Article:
For years, many white adoptive parents of children of color have sought to claim the relatively passive “not-racist” identity, but now is the time to push beyond self-examination into action and become an anti-racist family. Learn how to interrogate your own white privilege; talk with your child about systemic racism, the murders of George Floyd, Breonna Taylor, and too many others, and the resulting Black Lives Matter protests; and commit to working toward justice.
In a society that considers "color-blindness" a noble attitude, parents may worry about talking about racism, but we must do it. Here's how.
Should parents initiate talk about adoption or wait for their child's questions? Sometimes you lead, say the authors, and sometimes you follow.
I am having a hard time finding resources about transracial adoption in which the child is of mixed race.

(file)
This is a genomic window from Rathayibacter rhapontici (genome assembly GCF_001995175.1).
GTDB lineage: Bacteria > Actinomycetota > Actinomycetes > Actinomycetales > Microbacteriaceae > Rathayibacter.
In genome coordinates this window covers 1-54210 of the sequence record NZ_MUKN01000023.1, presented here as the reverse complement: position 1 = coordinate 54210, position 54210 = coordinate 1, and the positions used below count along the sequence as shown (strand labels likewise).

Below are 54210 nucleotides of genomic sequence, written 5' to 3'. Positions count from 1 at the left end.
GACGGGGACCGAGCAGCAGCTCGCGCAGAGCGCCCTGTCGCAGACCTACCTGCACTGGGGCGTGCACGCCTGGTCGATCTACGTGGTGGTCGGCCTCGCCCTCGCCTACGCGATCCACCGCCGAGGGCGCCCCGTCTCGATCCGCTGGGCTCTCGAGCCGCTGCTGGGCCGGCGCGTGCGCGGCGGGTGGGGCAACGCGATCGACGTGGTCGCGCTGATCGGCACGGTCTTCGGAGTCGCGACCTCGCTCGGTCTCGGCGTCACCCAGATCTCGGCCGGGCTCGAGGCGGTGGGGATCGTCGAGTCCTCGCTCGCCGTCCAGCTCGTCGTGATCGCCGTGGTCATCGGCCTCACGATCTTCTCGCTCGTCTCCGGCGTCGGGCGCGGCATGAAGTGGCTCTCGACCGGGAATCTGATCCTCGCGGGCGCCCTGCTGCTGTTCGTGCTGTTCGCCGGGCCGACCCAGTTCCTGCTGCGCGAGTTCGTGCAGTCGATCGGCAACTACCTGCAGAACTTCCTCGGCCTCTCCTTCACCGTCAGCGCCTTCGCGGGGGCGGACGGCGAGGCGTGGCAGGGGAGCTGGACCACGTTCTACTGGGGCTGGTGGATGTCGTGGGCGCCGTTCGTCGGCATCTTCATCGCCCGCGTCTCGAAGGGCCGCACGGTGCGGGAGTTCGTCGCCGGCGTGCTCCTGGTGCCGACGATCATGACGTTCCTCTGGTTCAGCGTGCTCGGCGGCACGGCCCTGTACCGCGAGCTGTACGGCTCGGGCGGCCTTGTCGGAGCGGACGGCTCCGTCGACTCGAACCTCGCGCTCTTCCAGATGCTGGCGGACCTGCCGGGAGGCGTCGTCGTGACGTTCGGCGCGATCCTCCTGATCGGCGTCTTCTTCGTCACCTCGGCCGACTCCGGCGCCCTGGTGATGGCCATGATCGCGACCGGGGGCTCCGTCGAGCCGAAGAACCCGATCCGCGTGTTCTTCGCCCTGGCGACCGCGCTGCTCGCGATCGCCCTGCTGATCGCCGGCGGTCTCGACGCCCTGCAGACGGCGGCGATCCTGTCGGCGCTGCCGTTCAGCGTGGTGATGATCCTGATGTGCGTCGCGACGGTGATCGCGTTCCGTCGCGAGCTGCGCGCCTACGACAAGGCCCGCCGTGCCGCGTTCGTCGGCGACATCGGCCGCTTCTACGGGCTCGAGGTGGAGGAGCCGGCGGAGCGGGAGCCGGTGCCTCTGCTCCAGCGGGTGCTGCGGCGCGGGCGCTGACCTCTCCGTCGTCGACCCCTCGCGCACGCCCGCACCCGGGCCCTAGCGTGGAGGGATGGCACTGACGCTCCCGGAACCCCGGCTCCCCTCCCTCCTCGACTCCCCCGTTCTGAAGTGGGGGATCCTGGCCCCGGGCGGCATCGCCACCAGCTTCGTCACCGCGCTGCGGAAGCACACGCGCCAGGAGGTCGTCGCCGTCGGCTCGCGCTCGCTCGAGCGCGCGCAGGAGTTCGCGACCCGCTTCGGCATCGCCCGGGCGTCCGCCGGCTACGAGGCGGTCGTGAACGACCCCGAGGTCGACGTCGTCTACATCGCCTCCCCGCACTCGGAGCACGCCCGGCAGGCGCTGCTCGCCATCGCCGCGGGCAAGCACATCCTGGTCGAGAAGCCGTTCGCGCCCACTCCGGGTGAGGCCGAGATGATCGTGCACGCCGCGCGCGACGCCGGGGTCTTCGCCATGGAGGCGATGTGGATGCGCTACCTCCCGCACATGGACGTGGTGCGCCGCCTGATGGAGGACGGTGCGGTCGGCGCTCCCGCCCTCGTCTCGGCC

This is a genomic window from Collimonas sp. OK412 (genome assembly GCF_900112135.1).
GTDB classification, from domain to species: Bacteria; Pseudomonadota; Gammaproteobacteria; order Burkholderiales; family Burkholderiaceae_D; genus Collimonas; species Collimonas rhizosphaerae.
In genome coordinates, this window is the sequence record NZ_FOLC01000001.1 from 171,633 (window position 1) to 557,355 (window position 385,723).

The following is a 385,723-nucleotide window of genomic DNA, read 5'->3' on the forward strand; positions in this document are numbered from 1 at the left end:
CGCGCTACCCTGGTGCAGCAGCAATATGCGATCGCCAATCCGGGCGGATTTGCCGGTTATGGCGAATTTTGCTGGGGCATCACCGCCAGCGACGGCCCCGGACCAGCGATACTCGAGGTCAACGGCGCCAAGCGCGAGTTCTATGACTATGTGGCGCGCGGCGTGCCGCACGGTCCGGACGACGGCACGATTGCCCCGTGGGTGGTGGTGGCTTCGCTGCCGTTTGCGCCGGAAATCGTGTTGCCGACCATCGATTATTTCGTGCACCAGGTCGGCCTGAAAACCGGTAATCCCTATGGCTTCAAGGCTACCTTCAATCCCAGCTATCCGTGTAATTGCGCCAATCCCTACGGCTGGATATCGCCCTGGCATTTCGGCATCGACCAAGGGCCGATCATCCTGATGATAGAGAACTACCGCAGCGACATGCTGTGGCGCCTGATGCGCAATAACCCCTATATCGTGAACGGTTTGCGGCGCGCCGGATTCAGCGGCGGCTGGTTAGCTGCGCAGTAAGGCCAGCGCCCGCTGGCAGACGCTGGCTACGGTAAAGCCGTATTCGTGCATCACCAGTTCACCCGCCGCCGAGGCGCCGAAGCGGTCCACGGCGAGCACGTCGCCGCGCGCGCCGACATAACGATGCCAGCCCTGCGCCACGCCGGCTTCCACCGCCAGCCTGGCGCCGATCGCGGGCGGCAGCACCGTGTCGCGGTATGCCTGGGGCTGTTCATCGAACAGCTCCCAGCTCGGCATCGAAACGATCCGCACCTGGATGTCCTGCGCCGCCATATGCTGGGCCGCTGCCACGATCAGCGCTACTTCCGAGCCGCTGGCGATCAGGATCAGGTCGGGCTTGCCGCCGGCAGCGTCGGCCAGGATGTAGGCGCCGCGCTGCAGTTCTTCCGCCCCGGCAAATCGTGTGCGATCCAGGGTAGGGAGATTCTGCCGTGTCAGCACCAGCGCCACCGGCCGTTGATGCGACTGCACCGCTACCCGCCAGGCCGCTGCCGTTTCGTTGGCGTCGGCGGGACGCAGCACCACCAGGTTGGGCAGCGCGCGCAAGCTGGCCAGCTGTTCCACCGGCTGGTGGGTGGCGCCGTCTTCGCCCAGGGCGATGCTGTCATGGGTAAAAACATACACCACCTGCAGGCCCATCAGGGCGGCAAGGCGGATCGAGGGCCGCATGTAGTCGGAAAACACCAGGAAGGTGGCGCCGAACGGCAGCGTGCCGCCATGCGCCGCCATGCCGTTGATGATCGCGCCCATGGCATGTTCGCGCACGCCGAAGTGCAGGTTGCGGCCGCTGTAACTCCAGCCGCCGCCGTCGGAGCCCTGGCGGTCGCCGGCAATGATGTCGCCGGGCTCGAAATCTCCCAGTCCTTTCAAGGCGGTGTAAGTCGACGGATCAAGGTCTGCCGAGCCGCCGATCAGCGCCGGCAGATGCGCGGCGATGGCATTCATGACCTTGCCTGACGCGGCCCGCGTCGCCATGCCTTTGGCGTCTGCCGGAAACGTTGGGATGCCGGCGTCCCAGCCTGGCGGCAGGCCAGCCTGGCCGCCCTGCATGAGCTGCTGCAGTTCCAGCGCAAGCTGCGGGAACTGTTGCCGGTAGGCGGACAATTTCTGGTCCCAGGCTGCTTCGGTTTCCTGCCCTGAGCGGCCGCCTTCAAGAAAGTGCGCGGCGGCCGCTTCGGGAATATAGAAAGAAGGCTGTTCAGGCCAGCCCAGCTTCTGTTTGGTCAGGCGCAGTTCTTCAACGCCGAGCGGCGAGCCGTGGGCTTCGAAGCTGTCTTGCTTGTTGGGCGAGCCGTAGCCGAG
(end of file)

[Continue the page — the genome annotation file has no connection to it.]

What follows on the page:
If you build a positive self-image for your child, he'll be able to thrive in a world that is not always fair.
Our country is far from a “post-racial” society, as this last year has demonstrated. How can you ensure that your child will grow up feeling safe, secure in his identity, and close to your family? Commit to calling out racism and fighting injustice wherever you see it.
Adoptive parents who adopted their child internationally from Korea wonder how best to honor her birth name when the name has already been legally changed.
Jana Wolff, part of a transracial family formed through adoption, reviews Inside Transracial Adoption, a comprehensive guide for families that don't match.